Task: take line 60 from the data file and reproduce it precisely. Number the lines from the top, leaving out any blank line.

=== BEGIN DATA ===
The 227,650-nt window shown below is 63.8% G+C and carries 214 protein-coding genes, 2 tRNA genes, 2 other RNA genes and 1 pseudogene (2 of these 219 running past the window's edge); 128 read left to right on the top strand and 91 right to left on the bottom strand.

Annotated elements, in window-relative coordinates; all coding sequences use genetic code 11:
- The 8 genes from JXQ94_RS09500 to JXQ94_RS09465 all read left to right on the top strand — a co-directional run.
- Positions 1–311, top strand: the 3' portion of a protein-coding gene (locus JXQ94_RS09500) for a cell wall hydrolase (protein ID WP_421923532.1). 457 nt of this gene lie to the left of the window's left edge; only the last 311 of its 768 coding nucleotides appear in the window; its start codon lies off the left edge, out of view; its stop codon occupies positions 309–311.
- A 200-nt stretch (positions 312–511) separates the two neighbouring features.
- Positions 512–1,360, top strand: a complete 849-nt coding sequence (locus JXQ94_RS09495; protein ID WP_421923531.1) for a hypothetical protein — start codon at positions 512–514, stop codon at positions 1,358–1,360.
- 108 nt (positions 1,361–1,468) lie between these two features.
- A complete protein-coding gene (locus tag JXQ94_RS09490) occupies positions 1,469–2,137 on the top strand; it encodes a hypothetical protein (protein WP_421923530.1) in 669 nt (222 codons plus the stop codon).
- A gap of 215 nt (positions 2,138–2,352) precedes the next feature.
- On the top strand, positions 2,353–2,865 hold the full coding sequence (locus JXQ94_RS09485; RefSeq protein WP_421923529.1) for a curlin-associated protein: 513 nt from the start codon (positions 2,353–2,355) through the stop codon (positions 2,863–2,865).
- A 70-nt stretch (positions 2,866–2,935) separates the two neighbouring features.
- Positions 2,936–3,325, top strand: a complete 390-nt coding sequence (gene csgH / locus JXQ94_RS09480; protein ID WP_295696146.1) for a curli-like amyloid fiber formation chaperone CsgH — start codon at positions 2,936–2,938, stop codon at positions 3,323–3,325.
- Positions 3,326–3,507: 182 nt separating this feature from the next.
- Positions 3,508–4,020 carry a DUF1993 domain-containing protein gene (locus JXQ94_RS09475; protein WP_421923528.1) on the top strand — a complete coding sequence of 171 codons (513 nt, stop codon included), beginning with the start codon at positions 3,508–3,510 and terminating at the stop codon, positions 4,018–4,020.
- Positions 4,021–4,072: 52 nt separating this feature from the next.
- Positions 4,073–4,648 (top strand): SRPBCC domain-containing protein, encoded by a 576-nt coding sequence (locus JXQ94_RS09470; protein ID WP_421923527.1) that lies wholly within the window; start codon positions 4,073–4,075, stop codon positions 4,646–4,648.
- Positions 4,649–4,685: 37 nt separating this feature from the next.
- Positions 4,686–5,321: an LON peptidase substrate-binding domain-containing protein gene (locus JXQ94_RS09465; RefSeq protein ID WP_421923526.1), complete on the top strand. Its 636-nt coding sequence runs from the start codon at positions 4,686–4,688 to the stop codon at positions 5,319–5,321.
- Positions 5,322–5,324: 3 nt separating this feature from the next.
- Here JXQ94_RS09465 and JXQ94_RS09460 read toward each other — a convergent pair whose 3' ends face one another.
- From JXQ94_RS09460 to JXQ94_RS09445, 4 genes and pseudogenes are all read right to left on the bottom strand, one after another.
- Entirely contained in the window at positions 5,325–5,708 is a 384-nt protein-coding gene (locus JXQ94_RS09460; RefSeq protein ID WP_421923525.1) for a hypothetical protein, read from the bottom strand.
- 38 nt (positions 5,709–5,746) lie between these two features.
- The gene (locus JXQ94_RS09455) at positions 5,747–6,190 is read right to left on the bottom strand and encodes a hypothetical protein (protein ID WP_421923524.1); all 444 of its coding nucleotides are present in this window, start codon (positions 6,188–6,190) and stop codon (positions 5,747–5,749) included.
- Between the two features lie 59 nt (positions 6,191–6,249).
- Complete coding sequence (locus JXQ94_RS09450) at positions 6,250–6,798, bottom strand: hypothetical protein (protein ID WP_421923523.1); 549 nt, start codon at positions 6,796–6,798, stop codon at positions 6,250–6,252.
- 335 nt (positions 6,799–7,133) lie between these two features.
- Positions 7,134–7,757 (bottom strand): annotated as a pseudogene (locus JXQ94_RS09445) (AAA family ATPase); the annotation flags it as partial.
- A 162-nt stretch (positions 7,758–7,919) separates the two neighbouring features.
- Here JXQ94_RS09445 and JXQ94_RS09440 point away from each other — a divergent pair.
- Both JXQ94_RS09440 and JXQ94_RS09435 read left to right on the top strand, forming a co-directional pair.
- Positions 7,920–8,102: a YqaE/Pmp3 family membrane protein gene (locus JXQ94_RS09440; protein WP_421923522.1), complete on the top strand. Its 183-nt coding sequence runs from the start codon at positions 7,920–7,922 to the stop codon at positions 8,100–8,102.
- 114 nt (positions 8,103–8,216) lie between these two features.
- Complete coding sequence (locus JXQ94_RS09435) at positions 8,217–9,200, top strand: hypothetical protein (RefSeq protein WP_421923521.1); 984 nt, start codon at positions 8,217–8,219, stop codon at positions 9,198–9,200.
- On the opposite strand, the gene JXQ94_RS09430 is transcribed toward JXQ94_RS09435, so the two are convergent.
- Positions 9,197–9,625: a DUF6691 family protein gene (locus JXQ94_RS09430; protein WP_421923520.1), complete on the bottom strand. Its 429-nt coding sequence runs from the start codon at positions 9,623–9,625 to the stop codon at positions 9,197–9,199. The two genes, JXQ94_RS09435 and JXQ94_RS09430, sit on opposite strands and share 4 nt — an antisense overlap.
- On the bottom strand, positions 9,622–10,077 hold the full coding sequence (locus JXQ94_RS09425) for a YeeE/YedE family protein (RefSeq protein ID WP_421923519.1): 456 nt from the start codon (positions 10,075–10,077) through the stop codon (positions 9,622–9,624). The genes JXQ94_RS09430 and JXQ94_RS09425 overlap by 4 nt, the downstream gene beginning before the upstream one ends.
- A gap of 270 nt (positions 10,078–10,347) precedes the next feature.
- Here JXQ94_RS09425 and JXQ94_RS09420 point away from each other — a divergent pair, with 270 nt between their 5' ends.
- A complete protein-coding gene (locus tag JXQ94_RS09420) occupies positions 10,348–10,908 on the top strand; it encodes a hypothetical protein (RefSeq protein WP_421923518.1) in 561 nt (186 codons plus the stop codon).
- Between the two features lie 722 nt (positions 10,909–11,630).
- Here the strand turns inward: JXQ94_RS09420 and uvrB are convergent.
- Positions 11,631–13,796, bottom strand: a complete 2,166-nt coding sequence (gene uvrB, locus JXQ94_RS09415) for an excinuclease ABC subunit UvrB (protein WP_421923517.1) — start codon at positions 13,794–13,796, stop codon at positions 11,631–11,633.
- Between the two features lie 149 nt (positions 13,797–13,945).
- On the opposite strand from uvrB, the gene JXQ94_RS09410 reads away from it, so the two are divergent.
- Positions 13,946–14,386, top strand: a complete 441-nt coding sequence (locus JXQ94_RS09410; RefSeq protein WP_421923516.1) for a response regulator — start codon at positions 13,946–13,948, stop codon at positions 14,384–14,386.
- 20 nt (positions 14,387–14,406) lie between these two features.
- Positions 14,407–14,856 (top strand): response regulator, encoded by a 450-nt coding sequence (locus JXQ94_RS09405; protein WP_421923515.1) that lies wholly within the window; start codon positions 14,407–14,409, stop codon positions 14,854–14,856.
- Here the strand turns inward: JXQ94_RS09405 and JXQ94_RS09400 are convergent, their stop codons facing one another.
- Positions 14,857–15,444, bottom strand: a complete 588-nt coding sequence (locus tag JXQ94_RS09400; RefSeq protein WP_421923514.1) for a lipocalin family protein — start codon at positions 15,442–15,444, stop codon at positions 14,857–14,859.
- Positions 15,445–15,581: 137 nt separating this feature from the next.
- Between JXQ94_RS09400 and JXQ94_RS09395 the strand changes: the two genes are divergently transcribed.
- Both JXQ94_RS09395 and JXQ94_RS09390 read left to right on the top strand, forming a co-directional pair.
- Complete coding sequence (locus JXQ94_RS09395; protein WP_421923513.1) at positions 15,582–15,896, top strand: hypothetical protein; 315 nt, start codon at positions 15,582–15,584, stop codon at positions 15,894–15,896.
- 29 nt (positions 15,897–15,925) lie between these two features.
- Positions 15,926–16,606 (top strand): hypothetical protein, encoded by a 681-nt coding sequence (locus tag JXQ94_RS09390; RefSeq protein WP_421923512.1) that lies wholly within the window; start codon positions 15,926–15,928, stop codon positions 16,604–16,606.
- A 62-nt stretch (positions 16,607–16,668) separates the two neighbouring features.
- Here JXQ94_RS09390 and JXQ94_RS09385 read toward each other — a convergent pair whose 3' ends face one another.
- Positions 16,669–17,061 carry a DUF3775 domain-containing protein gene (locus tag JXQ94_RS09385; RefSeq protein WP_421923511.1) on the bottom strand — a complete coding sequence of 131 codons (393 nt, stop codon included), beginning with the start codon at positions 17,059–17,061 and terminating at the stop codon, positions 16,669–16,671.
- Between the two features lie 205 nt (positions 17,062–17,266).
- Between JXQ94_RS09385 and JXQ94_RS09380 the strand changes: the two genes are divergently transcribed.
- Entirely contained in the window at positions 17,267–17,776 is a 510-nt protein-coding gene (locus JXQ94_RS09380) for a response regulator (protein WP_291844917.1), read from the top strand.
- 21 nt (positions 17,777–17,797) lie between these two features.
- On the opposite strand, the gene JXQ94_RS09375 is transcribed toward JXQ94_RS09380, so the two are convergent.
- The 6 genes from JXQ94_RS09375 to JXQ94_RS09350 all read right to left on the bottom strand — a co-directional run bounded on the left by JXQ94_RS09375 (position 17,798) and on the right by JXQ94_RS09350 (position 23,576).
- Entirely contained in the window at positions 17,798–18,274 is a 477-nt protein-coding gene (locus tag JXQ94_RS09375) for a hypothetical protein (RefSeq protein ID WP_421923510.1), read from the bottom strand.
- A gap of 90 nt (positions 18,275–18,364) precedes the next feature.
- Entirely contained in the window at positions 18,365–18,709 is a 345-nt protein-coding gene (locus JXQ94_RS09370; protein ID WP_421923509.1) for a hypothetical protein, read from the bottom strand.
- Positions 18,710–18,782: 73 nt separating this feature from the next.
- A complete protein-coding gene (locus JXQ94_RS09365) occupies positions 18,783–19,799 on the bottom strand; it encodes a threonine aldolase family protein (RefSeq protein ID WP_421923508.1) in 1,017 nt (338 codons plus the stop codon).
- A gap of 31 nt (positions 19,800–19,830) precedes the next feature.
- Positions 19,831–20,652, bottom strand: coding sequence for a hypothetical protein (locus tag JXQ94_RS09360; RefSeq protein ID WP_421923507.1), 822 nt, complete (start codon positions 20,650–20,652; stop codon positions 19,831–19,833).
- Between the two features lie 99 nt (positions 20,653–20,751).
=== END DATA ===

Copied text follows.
- Between the two features lie 205 nt (positions 17,062–17,266).